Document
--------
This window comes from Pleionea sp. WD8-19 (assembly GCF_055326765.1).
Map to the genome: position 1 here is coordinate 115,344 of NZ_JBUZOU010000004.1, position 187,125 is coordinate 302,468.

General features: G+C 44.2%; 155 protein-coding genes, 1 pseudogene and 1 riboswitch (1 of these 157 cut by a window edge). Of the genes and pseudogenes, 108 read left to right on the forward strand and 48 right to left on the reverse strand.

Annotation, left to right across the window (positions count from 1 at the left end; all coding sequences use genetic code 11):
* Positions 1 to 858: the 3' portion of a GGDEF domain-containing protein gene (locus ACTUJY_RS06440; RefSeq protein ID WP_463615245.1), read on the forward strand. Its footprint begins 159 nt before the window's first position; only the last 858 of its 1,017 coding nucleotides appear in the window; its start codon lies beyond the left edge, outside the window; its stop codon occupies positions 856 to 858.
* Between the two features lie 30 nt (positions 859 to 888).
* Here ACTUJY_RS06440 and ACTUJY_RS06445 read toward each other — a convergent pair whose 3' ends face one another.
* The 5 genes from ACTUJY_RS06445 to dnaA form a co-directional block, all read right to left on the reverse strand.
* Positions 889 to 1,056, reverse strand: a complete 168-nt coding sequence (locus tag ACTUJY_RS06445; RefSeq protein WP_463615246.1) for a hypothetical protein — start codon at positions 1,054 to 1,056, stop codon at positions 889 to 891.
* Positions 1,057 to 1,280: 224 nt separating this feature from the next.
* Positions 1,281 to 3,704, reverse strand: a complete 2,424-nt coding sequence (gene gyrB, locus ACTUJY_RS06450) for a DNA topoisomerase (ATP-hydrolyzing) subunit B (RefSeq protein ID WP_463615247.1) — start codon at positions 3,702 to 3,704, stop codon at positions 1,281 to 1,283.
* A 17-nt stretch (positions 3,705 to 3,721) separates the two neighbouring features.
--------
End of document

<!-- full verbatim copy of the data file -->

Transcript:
This window comes from Pleionea sp. WD8-19 (assembly GCF_055326765.1).
Map to the genome: position 1 here is coordinate 115,344 of NZ_JBUZOU010000004.1, position 187,125 is coordinate 302,468.

General features: G+C 44.2%; 155 protein-coding genes, 1 pseudogene and 1 riboswitch (1 of these 157 cut by a window edge). Of the genes and pseudogenes, 108 read left to right on the forward strand and 48 right to left on the reverse strand.

Annotation, left to right across the window (positions count from 1 at the left end; all coding sequences use genetic code 11):
* Positions 1 to 858: the 3' portion of a GGDEF domain-containing protein gene (locus ACTUJY_RS06440; RefSeq protein ID WP_463615245.1), read on the forward strand. Its footprint begins 159 nt before the window's first position; only the last 858 of its 1,017 coding nucleotides appear in the window; its start codon lies beyond the left edge, outside the window; its stop codon occupies positions 856 to 858.
* Between the two features lie 30 nt (positions 859 to 888).
* Here ACTUJY_RS06440 and ACTUJY_RS06445 read toward each other — a convergent pair whose 3' ends face one another.
* The 5 genes from ACTUJY_RS06445 to dnaA form a co-directional block, all read right to left on the reverse strand.
* Positions 889 to 1,056, reverse strand: a complete 168-nt coding sequence (locus tag ACTUJY_RS06445; RefSeq protein WP_463615246.1) for a hypothetical protein — start codon at positions 1,054 to 1,056, stop codon at positions 889 to 891.
* Positions 1,057 to 1,280: 224 nt separating this feature from the next.
* Positions 1,281 to 3,704, reverse strand: a complete 2,424-nt coding sequence (gene gyrB, locus ACTUJY_RS06450) for a DNA topoisomerase (ATP-hydrolyzing) subunit B (RefSeq protein ID WP_463615247.1) — start codon at positions 3,702 to 3,704, stop codon at positions 1,281 to 1,283.
* A 17-nt stretch (positions 3,705 to 3,721) separates the two neighbouring features.